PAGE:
Wednesday, November 26, 2014

The Iconoclast

Sharyl Attkisson has written a book about her experiences in the journalism profession.  She characterizes her work as “fearless reporting” on “untouchable subjects.”
Ms. Attkisson is an iconoclast.  She is also courageous, in that she has the political power of the Department of Justice arrayed against her.
While that may not seem like a formidable proposition, when the DOJ sanctions operations against an individual, that person is in grave danger.  Ms. Attkisson deserves our respect and support.
We’ve also got Ayaan Hirsi Ali and Elbert Guillory in the news of late.  These are two individuals who cast off the constraints of their identity groups to “speak truth to power.”
They represent the best of our consummate American ideal by displaying the “Give me liberty, or give me death!” mindset we have treasured in our past.
Our current culture does not celebrate these behaviors.  They are “swept under the rug” by our media organizations.

That’s unfortunate.

UPDATE 12/5/2014:
James O'Keefe provides an example of our justice system being manipulated in a political fashion.  I don't think my description of Sharyl Attkisson being in "grave danger" is an overstatement:


Wednesday, November 12, 2014

Are Congratulations in Order?

Scott Rasmussen, founder of Rasmussen Reports

 A Rasmussen voter survey from November 3, 2014 found that 87% of black voters believe those who oppose Obama's policies do so because of racism.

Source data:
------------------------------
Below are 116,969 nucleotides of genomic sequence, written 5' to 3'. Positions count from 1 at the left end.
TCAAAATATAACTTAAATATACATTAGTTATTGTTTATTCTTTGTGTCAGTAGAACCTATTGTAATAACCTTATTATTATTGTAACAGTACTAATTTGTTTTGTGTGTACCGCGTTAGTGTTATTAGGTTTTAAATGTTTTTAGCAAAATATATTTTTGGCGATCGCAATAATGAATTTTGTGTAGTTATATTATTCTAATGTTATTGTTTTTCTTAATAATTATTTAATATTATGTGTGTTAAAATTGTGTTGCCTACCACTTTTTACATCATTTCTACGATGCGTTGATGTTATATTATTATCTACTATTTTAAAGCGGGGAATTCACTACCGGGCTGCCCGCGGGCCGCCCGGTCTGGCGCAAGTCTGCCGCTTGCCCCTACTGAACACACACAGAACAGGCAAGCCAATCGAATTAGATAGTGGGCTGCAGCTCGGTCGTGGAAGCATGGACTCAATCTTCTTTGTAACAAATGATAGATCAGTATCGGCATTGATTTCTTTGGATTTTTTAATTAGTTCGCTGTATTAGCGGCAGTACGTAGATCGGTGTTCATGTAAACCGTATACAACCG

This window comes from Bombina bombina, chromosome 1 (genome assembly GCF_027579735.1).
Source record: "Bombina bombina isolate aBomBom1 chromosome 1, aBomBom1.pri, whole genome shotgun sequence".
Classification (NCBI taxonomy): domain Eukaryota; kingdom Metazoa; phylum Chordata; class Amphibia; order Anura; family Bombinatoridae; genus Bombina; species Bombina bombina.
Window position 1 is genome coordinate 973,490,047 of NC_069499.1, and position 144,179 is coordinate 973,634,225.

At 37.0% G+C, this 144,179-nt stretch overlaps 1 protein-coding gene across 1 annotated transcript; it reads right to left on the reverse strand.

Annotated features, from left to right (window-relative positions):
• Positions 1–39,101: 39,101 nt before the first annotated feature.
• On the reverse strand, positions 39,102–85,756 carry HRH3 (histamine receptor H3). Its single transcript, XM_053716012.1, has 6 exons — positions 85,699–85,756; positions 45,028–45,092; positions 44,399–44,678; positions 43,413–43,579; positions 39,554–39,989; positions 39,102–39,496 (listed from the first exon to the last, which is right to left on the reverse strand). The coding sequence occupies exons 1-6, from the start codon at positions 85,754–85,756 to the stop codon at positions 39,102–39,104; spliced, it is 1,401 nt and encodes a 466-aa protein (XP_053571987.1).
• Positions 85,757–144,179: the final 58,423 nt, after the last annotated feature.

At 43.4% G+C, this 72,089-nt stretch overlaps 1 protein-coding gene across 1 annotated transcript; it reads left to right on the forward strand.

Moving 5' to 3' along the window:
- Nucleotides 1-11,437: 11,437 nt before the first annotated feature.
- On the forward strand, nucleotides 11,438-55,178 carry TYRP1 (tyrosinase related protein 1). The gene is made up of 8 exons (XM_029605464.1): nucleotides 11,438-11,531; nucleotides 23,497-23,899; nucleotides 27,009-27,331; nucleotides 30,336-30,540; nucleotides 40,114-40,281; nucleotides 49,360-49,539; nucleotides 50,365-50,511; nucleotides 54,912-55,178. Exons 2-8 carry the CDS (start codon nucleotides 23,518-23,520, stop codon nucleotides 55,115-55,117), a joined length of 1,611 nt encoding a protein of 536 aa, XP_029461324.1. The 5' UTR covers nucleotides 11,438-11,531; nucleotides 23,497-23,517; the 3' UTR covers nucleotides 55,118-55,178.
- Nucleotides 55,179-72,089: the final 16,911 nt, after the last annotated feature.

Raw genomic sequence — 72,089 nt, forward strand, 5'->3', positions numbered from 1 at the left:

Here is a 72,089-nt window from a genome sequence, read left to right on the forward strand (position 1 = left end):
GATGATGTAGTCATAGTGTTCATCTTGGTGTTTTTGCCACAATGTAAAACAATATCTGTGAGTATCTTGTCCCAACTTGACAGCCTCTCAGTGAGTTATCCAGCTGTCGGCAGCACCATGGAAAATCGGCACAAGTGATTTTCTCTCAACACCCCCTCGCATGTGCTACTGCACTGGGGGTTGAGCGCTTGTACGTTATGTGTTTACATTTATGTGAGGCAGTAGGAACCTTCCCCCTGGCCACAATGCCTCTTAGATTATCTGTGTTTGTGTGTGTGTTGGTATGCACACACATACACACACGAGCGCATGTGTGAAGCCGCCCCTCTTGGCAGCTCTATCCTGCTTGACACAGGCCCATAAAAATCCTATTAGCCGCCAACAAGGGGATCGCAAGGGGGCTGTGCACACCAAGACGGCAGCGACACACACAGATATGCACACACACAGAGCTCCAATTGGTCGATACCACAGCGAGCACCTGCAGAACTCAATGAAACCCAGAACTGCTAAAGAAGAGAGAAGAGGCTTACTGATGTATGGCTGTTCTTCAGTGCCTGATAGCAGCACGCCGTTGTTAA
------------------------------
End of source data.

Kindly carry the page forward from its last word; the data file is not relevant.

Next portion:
What to make of this?

Given that "those who oppose Obama's policies" are Republicans, and that nine out of ten black voters are Democrats, we see that the Democratic Party is successful in teaching its constituents to hate Republicans: Democrats accept as fact that Republicans are racists.

With very few exceptions, every black Democrat voter sees Republicans as racists.

Are congratulations in order?  Is this the Democratic Party’s "Mission Accomplished" moment?

We know the Democratic Party is consistent in its themes.  My earlier post on The Quiz suggests that if we could track people’s feelings about the Republican Party over time, we would see the gradual adoption of those themes.  Americans don’t start out hating Republicans, but with continuous repetition, the Democratic Party is able to inculcate that perception into our American culture.

The Rasmussen survey provides a snapshot of this effect, and is a testament to the power of the Democratic Party.

I know: Nothing to see here; just move along…